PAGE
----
[QUOTE]X-Spam-Status: Yes, score=6.581 tagged_above=-10 required=4 tests=[AWL=-4.156,

BAYES_05=-1.11, DCC_CHECK=2.17, DIGEST_MULTIPLE=0.765,

DYN_RDNS_SHORT_HELO_HTML=0.499, HTML_90_100=0.113, HTML_MESSAGE=0.001,

MIME_HTML_MOSTLY=1.102, PYZOR_CHECK=3.7, RCVD_IN_SORBS_DUL=2.046,

RDNS_DYNAMIC=0.1, TVD_RCVD_SINGLE=1.351][/QUOTE]

So let's fix the specific filters that are causing you grief. As rfoster mentioned above you could just turn off Pyzor (or SORBS) and that alone would significantly trim your score. If you do not wish to do that, you could at least reduce the scores for the specific hits your mail is getting. For example, you could add the following lines to /opt/zimbra/conf/spamassassin/local.cf:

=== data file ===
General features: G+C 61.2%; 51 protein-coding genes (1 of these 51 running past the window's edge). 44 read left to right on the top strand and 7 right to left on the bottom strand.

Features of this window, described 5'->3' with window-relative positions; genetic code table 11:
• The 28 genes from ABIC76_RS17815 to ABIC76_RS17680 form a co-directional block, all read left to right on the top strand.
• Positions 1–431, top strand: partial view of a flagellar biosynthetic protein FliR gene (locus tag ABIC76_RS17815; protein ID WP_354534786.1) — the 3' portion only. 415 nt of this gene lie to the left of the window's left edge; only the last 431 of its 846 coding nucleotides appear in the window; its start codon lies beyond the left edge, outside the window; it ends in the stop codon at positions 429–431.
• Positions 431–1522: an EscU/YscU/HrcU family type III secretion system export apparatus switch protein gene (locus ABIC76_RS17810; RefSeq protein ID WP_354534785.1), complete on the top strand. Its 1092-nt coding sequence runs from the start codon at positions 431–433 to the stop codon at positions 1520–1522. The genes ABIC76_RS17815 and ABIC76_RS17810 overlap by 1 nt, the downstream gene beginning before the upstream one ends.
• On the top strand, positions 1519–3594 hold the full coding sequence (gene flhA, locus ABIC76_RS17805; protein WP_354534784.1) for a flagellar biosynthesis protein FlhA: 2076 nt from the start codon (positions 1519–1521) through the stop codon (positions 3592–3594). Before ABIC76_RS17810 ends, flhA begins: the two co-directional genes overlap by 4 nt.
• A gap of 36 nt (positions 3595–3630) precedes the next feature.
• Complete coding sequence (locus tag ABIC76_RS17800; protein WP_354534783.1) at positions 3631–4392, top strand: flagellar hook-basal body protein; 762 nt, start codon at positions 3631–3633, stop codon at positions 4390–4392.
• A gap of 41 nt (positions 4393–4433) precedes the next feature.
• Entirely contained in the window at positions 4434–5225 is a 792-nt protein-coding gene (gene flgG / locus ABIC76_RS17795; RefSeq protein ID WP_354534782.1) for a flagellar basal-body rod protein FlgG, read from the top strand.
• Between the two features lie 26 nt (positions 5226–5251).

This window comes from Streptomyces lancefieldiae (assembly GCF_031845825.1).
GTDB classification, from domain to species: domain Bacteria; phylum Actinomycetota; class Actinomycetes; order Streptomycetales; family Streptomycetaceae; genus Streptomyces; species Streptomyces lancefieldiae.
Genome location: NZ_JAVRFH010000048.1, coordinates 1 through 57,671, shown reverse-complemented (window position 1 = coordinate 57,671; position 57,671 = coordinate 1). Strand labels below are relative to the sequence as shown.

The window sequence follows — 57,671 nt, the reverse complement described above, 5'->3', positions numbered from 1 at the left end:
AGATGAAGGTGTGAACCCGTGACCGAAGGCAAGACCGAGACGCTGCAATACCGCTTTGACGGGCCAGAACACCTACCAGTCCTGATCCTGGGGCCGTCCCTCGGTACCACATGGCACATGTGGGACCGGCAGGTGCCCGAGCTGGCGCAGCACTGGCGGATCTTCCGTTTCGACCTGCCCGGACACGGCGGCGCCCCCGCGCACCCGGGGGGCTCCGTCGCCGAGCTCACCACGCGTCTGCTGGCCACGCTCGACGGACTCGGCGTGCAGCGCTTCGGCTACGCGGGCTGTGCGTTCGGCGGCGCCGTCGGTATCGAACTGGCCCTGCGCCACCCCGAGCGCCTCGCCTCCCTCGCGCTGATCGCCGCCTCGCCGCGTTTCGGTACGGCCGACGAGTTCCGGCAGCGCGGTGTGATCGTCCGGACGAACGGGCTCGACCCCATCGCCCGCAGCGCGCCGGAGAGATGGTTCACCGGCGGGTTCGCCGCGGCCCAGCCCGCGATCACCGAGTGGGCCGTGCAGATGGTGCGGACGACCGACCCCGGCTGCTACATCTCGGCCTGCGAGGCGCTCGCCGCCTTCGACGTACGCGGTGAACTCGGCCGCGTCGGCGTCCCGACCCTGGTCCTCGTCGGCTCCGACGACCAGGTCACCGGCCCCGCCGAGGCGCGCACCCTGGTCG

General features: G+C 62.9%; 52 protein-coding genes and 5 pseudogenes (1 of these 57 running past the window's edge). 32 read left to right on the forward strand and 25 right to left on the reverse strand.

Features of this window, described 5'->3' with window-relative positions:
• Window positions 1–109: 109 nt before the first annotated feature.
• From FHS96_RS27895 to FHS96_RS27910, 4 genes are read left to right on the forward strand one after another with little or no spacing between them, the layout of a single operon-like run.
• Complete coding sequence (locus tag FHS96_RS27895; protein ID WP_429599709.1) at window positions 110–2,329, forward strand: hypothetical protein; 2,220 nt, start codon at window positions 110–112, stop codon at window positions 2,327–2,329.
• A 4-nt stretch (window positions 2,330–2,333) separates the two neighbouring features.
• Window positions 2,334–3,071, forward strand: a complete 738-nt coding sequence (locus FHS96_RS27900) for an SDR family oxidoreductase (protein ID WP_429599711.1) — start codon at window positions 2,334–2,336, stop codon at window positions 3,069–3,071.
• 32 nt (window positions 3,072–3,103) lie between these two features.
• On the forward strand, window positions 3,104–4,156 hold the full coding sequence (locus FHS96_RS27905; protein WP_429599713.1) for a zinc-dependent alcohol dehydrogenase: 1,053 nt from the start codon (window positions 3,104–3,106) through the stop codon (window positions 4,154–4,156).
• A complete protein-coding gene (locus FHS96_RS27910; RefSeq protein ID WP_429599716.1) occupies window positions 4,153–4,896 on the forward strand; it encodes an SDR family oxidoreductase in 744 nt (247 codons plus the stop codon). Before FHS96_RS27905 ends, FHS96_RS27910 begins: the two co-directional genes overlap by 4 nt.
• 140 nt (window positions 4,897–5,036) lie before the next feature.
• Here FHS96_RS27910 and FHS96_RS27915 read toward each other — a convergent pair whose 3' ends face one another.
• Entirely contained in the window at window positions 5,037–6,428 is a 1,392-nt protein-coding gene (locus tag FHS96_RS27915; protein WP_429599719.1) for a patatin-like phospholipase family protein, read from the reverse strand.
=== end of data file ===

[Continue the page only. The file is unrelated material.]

score RCVD_IN_SORBS_DUL 0.1

score PYZOR_CHECK=1.0



With a tag percent of 20 (score for tag >=4) those two changes would allow that message through as it has a strong AWL balancing code (I actually don't use AWL and I still have virtually no false positives).
The beauty of making your tweaks in local.cf is that you can back up that one file and preserve your tweaks across version upgrades, etc. without screwing around with all the other files. It allows you to target very specific scores and either raise or lower them, all the while preserving the basic configuration supplied with the system.
Again I do not dispute the value of whitelisting authenticated users as you have suggested, but that'll take coding and this should be fixable faster than that. Seems to me to be worth a try. . .